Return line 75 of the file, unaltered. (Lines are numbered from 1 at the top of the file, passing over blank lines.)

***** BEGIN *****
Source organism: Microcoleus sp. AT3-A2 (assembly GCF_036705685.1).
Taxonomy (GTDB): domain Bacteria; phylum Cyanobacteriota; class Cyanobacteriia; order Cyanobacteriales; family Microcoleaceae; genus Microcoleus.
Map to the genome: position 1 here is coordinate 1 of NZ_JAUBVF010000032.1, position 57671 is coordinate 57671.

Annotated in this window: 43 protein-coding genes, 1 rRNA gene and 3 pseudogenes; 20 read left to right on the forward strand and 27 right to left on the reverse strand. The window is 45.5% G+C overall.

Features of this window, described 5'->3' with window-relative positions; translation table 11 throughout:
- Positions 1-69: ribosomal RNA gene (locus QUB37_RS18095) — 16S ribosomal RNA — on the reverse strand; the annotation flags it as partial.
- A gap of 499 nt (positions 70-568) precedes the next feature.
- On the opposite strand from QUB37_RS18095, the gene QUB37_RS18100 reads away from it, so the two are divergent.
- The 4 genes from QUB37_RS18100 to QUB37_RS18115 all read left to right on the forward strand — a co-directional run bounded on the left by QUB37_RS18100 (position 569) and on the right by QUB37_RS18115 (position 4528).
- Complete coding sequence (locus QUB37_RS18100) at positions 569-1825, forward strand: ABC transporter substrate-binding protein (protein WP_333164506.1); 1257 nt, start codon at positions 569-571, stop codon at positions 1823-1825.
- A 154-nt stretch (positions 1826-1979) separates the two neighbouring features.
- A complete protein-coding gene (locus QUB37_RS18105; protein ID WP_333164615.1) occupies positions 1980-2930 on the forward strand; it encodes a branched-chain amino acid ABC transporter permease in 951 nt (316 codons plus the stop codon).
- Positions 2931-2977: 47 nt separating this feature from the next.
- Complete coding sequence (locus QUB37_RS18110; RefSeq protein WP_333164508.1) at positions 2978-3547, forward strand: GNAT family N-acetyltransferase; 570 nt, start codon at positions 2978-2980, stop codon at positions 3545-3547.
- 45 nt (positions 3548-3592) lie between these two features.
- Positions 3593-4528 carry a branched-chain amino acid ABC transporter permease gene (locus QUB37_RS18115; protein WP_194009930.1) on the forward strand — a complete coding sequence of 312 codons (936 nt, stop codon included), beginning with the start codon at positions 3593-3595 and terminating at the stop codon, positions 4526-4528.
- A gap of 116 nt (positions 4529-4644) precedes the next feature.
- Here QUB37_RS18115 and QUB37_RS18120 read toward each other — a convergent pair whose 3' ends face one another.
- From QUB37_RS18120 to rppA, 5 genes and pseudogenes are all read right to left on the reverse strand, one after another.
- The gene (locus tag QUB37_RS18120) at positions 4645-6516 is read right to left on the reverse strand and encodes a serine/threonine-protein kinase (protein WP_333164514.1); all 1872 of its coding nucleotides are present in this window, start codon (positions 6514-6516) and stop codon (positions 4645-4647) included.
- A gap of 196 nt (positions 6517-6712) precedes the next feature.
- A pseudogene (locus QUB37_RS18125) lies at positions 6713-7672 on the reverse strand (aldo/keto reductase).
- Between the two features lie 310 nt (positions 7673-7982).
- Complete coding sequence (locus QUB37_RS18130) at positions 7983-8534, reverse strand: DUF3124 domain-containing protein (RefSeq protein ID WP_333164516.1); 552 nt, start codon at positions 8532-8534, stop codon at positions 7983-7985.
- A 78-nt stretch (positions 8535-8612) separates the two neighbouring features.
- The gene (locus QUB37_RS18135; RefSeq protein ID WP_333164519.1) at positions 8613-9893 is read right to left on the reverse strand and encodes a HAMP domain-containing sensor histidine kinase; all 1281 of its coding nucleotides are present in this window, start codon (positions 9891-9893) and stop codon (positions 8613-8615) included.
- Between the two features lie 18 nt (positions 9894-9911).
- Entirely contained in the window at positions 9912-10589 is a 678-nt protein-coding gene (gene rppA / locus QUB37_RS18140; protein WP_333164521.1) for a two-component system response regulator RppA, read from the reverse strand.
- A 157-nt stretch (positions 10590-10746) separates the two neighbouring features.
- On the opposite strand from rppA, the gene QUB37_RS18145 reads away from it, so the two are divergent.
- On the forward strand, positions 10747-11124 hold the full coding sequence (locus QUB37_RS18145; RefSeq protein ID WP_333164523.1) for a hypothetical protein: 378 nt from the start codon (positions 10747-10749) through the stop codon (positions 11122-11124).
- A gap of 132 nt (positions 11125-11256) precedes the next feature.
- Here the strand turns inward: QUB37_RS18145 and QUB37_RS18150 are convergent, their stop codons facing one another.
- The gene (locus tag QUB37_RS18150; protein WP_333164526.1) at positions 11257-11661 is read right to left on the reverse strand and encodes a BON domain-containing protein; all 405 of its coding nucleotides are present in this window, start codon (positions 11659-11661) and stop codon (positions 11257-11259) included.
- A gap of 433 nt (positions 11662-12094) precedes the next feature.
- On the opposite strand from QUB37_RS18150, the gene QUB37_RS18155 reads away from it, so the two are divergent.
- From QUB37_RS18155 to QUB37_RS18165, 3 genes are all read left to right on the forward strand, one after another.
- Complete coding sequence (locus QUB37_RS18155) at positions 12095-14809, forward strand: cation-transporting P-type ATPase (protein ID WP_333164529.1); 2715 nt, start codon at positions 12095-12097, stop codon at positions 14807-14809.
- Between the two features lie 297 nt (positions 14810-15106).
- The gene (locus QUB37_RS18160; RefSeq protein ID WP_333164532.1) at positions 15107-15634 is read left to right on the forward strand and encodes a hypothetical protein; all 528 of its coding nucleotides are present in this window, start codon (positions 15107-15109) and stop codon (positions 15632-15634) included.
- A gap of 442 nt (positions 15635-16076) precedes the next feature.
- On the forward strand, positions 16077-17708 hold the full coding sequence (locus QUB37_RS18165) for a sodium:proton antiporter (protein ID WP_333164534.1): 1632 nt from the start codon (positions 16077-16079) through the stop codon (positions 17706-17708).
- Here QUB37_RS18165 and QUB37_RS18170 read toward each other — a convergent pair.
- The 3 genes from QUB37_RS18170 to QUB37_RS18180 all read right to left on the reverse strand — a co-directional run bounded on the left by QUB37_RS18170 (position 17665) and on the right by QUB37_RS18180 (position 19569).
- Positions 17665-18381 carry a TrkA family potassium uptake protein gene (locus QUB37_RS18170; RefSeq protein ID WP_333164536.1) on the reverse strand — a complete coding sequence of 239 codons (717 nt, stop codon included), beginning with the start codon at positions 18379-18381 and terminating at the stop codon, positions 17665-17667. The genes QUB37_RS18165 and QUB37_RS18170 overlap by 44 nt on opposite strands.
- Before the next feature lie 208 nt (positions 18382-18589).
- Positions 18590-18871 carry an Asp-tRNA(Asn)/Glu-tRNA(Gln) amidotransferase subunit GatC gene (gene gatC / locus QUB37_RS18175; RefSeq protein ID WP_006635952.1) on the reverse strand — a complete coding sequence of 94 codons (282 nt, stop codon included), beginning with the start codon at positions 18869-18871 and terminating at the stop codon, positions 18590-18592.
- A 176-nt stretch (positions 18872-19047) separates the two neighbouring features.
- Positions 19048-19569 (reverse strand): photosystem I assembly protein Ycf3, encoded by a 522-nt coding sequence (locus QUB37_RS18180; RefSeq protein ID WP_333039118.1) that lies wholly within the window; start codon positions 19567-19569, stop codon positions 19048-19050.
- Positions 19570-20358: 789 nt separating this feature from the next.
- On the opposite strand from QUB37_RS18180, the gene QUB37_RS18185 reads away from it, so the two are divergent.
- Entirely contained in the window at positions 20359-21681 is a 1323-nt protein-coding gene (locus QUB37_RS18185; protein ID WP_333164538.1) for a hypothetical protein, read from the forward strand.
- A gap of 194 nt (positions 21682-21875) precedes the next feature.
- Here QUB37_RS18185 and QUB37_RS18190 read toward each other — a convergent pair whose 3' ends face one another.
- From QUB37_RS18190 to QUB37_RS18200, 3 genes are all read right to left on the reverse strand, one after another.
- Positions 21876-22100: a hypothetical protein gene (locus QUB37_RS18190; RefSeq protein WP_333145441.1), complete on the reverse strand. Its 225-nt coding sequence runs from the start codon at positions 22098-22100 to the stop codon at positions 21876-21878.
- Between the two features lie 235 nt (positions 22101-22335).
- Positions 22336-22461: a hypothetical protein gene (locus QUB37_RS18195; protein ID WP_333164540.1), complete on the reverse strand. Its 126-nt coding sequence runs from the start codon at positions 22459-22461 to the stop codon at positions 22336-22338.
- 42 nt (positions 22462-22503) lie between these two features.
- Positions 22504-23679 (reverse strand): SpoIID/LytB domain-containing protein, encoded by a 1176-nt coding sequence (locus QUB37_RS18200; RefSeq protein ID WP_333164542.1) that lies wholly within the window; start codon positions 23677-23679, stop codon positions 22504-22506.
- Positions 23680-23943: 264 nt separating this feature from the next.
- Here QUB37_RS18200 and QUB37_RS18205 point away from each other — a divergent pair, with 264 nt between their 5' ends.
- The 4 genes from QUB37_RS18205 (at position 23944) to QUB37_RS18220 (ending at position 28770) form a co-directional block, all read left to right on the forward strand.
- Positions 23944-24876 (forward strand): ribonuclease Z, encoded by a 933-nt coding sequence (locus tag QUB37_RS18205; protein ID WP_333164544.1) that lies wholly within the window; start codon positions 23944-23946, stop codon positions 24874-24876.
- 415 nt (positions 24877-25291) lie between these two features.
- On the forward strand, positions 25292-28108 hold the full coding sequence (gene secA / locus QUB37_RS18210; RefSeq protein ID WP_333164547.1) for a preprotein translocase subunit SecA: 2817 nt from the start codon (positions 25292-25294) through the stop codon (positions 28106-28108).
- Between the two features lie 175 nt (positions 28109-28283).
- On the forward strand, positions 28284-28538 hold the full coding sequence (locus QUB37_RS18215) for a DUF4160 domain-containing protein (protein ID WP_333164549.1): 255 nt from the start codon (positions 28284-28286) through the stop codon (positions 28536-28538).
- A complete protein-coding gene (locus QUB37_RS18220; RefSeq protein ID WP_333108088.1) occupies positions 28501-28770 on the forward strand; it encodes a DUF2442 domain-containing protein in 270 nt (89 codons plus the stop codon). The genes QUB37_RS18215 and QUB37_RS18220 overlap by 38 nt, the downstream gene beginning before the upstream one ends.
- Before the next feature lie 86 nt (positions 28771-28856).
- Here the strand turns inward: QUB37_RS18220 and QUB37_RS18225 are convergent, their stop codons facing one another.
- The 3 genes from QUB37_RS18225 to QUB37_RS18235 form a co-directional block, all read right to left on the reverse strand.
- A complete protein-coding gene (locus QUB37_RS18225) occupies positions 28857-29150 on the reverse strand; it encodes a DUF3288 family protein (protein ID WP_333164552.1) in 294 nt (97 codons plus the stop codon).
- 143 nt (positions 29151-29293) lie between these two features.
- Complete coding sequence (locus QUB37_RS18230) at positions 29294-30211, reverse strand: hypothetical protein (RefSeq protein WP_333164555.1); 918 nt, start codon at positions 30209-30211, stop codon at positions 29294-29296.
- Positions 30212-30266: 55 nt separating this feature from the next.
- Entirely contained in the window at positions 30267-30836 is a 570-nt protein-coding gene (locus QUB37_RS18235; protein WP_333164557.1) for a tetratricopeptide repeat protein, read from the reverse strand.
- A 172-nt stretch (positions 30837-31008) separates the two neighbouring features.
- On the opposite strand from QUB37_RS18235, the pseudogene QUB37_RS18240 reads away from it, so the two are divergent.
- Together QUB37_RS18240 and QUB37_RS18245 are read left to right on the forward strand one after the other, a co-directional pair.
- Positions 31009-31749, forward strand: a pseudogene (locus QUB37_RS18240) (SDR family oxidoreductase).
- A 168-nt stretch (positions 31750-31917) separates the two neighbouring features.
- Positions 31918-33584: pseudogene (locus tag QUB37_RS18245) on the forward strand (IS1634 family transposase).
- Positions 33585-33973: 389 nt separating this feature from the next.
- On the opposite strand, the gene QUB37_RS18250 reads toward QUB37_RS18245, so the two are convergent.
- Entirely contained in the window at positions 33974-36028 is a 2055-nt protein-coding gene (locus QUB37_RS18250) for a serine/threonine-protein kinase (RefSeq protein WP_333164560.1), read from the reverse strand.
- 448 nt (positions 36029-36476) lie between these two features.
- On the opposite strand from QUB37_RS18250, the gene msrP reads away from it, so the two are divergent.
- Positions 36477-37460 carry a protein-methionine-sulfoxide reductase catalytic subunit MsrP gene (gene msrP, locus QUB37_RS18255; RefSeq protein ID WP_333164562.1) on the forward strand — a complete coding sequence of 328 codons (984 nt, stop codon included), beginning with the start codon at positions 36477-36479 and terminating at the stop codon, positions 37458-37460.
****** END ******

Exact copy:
- Complete coding sequence (locus QUB37_RS18230) at positions 29294-30211, reverse strand: hypothetical protein (RefSeq protein WP_333164555.1); 918 nt, start codon at positions 30209-30211, stop codon at positions 29294-29296.